It’s been over a month since my laptop started showing signs of its imminent demise. One morning, it just didn’t turn on. The tiny light by the keyboard blinked, and I could hear the fan working, but the screen just didn’t light up. I couldn’t deal with it, not that early in the morning, so I went back to sleep. An hour later, I got dressed and went out for a donut. Maybe that’s what did the trick and turned my luck around. Pumpkin donuts are magic.
When I came back home and turned it on, it worked, just like that. I spent the rest of the day sifting through everything I’d collected on it, saving everything to dropbox, SkyDrive, Google Drive, and good old-fashioned USB sticks. It was like writing a will after a narrow brush with death.
For the next few days, I approached my laptop with a “Hey there, buddy. Want to hang out?” Followed by either “No? Okay then,” or “Yes? Yay! Thankyouthankyouthankyou!”
Finally, a week and a half ago, it stopped working completely. I took out the battery, held down the power button, reinserted the battery, and nothing. I played doctor and took a tiny screwdriver to the back. I dusted the insides and took a look, but honestly, I’m not very tech-savvy, and there was nothing steaming or hissing or bubbling, so I just closed it back up. Now that I’ve graduated, and I can’t run to my school’s IT desk whenever something goes wrong, I feel that it’s time to pick up some Real Life Skills. I know a lot of people would have gone out to get a new one by now, but as a recent graduate living on an intern stipend, that’s not really an option for me right now. I also don’t want to run to my parents for money, because even if I still watch as much Phineas and Ferb as a six-year-old, I want to try to be independent. So instead, I’ve just learned to live without it. I’ve said goodbye to buzzfeed, hulu, and my food blog addiction. I only log in to Facebook every few days.
It’s not easy. When I don’t check my e-mail in more than a day, I start to feel anxious. I can’t shake off the feeling that there’s a Very Important Message waiting for me, even though when I do finally log in, there’s nothing but newsletters and rejection letters.
Now that I don’t stay up late catching up on or rewatching my favorite TV shows, I have more hours in my day. I feel that I should fill these productively, by finishing my NaNoWriMo novel, for instance, or working through the creative rut that I’m in, but often I just go to sleep early. When I say early, I mean the time that elementary schoolchildren go to sleep: 9 o’clock.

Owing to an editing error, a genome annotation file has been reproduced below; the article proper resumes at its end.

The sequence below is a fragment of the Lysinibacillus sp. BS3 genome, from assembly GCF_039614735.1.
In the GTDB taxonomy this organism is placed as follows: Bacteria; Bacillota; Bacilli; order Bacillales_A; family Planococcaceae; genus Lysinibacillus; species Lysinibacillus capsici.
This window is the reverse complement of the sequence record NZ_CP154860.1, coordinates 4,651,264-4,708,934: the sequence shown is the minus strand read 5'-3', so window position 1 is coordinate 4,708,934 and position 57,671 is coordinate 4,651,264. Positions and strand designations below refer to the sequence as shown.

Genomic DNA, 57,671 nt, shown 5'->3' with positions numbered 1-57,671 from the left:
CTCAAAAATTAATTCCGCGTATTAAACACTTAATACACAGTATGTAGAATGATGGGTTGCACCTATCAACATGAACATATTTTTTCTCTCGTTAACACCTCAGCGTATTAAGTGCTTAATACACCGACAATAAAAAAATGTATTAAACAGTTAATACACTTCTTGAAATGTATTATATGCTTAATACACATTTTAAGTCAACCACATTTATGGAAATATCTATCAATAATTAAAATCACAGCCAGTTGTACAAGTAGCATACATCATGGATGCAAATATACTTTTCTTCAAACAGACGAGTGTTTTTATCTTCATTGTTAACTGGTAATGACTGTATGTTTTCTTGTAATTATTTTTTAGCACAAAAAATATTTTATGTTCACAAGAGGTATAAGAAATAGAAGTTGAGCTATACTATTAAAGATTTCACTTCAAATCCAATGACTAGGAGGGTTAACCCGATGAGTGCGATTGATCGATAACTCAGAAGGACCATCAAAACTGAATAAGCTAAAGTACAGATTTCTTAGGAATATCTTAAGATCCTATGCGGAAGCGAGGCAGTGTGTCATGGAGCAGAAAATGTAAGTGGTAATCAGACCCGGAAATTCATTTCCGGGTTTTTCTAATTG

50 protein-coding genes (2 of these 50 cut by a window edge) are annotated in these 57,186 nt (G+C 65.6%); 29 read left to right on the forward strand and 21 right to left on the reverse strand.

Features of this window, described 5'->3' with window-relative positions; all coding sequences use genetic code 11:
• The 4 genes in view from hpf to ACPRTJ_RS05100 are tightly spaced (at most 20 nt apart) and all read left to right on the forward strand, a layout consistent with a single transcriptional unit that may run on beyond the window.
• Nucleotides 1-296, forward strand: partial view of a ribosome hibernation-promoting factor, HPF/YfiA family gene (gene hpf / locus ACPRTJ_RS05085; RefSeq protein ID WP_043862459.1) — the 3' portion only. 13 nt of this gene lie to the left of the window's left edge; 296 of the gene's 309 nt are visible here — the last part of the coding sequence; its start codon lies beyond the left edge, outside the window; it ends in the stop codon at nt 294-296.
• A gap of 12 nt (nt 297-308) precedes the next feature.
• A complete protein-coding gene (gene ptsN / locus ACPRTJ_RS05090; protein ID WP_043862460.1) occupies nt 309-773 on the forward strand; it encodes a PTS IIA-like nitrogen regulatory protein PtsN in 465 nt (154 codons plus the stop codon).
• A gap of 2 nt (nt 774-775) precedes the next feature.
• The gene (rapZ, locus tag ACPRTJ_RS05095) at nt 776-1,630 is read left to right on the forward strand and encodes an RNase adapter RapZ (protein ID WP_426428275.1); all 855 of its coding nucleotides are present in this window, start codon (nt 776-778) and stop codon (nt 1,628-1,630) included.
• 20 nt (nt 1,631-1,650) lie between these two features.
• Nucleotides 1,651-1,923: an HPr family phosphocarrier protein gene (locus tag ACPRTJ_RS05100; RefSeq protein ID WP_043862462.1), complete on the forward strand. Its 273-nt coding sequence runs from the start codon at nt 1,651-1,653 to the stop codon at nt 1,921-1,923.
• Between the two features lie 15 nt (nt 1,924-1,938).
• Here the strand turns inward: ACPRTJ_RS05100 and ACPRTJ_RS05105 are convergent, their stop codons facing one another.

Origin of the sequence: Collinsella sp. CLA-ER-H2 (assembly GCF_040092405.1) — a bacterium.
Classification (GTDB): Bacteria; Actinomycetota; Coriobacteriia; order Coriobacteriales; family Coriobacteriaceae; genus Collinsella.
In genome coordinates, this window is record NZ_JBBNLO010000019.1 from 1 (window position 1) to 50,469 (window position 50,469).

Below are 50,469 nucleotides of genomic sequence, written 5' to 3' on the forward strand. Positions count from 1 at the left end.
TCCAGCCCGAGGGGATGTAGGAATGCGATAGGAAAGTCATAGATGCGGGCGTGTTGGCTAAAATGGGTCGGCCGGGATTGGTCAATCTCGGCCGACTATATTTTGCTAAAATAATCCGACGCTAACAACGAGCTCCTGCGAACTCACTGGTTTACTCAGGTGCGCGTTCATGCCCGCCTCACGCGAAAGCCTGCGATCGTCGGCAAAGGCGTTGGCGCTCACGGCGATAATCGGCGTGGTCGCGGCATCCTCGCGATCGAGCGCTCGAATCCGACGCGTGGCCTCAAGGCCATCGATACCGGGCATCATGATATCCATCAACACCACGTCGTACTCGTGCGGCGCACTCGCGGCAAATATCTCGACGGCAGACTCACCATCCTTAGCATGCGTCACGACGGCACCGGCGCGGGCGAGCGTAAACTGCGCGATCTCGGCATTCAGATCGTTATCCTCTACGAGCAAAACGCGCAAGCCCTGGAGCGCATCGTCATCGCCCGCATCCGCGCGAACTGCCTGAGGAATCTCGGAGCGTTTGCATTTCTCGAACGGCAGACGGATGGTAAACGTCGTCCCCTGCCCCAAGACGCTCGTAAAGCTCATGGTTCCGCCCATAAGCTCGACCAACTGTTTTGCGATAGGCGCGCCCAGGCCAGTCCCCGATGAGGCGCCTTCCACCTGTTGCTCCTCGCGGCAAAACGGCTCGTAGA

The novel I started last month is still growing word by word, but slowly, partly because I’m now writing it with a pen. There is a romantic quality to using the same technology that writers such as Tolstoy did (though I doubt he wrote on yellow legal pads with a cheap ballpoint pen). It’s slower, more meditative and I love the smell of fresh ink.
I don’t get distracted by the same things when I write this way. There is no Facebook to check obsessively, to start with, but really, I can get distracted by pretty much anything. Right now, for instance, I’m hungry and keep wanting to go to the kitchen in search of snacks. I also want to put away the clothes that are piled on the dresser. They make the room look messy, but somehow when the room is really messy and there are clothes all over the floor and on the unmade bed as well, I feel no such inclination.
My routine has changed in other ways as well. I go into work an hour early every day so that I can check my e-mail and type up what I wrote the day before. When my co-workers come in and hear me already typing away, they just assume that I’m really hardworking. A few weeks ago, getting up early enough to do this would have been difficult, but as I mentioned earlier, that is no longer a problem.
I also spend a lot more time at the library. It’s not as convenient as I would like, since their business hours match the hours I’m at the office for the most part. When I go in, I reserve one of the computers for an hour and type away, then I browse the shelves and pick out books to read so that it doesn’t look like I only go for the computers.
I’d say I’ve adjusted rather well to living without a laptop. It just requires a lot of planning ahead. Last night, however, there was a party at the apartment I share with a few fellow interns. I went to bed around 11, because I really can’t stay up past that time anymore. As I was falling asleep I rememberd that I left my phone on the table. I had nightmares of beer spilling all over it, and having to learn to cope with having no cell phone as well.